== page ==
Probability question involving computing the number of degenerates, !n

5 different colored balls have matching 5 buckets. Each balls is randomly placed in a bucket. A bucket can only accommodate 1 ball.

What is the probability that:

a.) None of the balls match their buckets b.) Exactly 2 balls match their buckets

My approach is as follows:

a.) I just counted. Let's say I number the balls 1,2,3,4,5 with corresponding buckets, 1,2,3,4,5. I know that there are 4 different ways to get them all in the wrong buckets by just shifting the balls one bucket away. That is, (5,1,2,3,4) (4,5,1,2,3)(3,4,5,1,2) and (2,3,4,5,1). Then, another way to get them all wrong is to choose any 2, interchange their positions, then mix up the remaining three as well. There is only 1 way to mix up the remaining 3 once the first 2 are chosen so this is just 5C2 ways. This also results to the same outcome if instead I choose 3 first and jumble those before interchanging the other 2. So the probability is: $\frac{5C2+4}{5!}$

b.) For exactly 2 to match, we can choose any 2 from 5 and then mix up the other 3 so they won't match. This seems to exhaust all possible ways. So that's just 5C2, making the probability: $\frac{5C2}{5!}$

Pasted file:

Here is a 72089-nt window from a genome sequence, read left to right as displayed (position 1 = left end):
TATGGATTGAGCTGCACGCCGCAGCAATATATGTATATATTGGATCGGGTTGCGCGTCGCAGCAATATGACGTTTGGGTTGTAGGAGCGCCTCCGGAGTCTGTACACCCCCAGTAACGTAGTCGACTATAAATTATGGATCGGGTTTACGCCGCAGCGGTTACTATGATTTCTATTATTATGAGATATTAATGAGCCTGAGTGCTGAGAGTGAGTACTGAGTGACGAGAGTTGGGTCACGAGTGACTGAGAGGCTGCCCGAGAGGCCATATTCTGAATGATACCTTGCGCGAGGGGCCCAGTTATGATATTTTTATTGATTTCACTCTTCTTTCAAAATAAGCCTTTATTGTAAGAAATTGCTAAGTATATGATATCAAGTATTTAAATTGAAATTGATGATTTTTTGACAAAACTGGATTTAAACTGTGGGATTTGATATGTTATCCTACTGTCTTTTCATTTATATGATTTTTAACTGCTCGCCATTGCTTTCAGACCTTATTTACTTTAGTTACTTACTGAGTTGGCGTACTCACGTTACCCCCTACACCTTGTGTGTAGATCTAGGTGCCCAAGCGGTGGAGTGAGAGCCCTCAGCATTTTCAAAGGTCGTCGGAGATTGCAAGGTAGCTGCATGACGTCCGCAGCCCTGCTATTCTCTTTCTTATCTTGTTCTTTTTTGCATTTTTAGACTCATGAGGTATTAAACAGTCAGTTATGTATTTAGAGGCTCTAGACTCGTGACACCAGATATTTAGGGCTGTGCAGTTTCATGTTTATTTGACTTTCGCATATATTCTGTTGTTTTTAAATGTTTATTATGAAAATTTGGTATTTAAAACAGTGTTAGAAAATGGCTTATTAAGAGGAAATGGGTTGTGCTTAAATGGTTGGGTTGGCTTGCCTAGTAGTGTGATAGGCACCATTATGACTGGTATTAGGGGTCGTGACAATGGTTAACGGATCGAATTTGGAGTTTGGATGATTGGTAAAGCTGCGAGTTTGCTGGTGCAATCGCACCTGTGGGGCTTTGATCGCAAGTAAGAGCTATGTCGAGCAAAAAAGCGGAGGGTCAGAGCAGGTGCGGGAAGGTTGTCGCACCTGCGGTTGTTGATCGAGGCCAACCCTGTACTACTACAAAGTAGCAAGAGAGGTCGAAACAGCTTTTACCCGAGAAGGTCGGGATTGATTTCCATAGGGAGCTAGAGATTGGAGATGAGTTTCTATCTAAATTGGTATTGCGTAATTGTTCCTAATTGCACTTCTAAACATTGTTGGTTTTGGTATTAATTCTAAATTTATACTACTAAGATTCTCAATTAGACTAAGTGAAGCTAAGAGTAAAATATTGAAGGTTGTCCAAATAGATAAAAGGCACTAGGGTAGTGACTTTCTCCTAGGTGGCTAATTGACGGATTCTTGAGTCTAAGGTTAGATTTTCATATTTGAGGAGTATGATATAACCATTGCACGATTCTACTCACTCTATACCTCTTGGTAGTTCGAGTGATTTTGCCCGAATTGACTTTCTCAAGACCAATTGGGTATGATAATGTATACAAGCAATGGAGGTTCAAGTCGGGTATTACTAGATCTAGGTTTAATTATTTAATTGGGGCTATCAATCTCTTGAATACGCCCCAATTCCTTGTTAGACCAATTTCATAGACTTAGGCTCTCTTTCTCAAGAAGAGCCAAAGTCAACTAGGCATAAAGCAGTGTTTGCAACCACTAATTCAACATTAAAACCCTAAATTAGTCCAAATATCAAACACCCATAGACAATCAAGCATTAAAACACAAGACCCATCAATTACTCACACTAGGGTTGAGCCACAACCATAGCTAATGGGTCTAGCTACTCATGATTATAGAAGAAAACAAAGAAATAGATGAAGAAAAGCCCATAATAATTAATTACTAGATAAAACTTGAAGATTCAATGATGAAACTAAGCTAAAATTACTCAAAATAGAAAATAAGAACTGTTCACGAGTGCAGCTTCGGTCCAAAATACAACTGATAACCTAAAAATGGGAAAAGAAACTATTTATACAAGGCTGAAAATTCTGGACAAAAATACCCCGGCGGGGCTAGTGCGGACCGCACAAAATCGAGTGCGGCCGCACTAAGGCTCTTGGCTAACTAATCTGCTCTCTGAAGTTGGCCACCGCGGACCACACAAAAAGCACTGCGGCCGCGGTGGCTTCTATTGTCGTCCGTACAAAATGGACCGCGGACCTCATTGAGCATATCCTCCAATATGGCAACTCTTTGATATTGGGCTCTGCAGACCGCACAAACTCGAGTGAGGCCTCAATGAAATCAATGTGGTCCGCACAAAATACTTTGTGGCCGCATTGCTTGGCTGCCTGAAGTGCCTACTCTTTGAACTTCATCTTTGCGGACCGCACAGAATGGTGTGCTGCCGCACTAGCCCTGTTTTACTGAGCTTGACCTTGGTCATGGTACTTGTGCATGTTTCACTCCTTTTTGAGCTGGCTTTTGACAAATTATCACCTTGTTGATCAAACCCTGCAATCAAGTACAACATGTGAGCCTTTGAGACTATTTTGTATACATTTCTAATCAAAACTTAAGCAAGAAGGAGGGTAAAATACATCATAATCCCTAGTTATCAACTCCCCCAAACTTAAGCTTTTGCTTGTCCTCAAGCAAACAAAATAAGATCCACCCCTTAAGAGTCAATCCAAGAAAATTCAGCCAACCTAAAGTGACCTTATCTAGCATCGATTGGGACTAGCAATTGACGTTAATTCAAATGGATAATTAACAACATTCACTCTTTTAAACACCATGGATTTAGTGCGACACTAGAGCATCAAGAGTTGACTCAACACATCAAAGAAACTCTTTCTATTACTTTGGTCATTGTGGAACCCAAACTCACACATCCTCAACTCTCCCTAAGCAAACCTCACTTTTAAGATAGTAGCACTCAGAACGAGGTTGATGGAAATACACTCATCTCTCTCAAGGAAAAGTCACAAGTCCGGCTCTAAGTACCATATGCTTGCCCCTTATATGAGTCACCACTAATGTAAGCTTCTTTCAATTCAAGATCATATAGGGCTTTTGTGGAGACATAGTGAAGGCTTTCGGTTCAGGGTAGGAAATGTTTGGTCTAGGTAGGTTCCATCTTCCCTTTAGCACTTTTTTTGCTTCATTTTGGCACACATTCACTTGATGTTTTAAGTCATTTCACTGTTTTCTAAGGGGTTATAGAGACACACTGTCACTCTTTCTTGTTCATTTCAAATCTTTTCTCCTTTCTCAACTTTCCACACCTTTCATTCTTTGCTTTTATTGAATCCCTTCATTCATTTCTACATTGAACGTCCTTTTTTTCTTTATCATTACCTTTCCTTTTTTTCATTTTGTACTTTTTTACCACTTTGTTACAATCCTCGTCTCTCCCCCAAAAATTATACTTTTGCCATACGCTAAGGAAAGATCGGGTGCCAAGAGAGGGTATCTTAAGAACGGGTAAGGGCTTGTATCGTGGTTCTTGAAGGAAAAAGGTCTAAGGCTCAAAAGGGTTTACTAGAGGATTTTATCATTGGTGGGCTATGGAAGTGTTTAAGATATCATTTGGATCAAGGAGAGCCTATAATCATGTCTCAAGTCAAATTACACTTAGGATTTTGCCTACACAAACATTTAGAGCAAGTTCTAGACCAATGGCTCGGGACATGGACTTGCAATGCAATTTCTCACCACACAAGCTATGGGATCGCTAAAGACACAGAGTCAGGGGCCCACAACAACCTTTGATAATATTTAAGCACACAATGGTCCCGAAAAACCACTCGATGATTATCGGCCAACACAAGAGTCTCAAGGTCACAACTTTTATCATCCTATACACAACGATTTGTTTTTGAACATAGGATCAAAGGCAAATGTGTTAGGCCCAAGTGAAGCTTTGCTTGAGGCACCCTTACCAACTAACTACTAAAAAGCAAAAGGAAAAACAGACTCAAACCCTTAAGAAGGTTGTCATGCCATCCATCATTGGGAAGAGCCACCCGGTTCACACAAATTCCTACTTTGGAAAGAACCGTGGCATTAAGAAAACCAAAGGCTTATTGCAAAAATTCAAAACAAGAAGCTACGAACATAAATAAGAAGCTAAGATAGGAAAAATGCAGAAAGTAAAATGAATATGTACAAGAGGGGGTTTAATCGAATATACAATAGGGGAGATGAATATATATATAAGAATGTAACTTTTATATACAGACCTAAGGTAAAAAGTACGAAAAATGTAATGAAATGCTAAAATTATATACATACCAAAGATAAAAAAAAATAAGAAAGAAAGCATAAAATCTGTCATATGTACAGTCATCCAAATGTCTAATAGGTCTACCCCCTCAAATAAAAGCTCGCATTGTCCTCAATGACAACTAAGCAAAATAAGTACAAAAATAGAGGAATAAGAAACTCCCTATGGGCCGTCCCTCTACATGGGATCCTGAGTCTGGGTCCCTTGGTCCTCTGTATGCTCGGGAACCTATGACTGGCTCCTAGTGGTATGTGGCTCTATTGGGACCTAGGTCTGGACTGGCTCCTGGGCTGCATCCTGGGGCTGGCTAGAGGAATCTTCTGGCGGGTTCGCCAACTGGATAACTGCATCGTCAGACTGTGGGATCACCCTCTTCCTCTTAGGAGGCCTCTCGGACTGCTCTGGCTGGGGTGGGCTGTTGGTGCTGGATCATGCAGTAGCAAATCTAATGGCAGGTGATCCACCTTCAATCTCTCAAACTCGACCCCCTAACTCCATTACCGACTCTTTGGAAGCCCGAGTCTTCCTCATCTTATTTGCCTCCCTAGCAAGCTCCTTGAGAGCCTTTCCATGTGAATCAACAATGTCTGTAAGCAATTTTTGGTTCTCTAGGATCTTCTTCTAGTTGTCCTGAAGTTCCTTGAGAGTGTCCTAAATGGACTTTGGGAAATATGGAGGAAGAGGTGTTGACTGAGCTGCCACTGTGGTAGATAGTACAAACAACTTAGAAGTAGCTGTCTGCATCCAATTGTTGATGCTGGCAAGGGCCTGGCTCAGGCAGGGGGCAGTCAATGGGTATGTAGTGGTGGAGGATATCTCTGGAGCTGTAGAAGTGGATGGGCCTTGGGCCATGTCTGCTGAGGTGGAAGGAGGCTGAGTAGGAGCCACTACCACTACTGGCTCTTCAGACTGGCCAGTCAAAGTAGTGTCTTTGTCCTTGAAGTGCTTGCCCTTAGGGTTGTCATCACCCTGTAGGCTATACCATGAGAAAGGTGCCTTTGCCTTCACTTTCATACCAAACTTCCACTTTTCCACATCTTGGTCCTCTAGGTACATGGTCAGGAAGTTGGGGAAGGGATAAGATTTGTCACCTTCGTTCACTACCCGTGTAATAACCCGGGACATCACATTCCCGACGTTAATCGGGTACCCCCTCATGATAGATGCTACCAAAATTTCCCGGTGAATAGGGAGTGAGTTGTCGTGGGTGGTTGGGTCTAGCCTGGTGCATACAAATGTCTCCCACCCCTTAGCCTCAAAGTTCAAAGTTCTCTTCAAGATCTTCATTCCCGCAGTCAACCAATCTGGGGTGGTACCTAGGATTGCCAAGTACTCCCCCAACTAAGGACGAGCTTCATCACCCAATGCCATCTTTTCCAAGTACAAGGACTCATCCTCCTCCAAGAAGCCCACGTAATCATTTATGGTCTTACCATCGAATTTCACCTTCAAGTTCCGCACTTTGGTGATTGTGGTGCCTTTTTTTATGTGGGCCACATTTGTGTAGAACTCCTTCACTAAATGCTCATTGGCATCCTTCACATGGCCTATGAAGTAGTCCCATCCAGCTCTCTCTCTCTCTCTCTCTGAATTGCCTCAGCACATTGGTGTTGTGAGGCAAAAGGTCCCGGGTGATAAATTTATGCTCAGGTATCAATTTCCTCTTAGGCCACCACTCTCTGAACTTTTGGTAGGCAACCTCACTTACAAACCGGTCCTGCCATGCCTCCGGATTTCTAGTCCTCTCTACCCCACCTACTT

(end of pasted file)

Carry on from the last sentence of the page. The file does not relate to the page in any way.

• Please see en.wikipedia.org/wiki/Derangement. There are many more 5-derangements than you listed. Commented Jul 2, 2017 at 10:01
• This is great. Thank you. Honestly, this is the first time I've read the term derangement. Commented Jul 2, 2017 at 10:25
• Please use a title that describes the topic of your question more precisely than "probability". The "Did I do this correctly" can safely be left for the question body Commented Jul 3, 2017 at 4:08

a.) I just need the number of derangements (Yey) !5, which refers to the number of ways to match the 5 balls with the wrong buckets. Using the recursive relationship, $!n=(n-1)(!(n-1)+!(n-2))$, I get !5=44.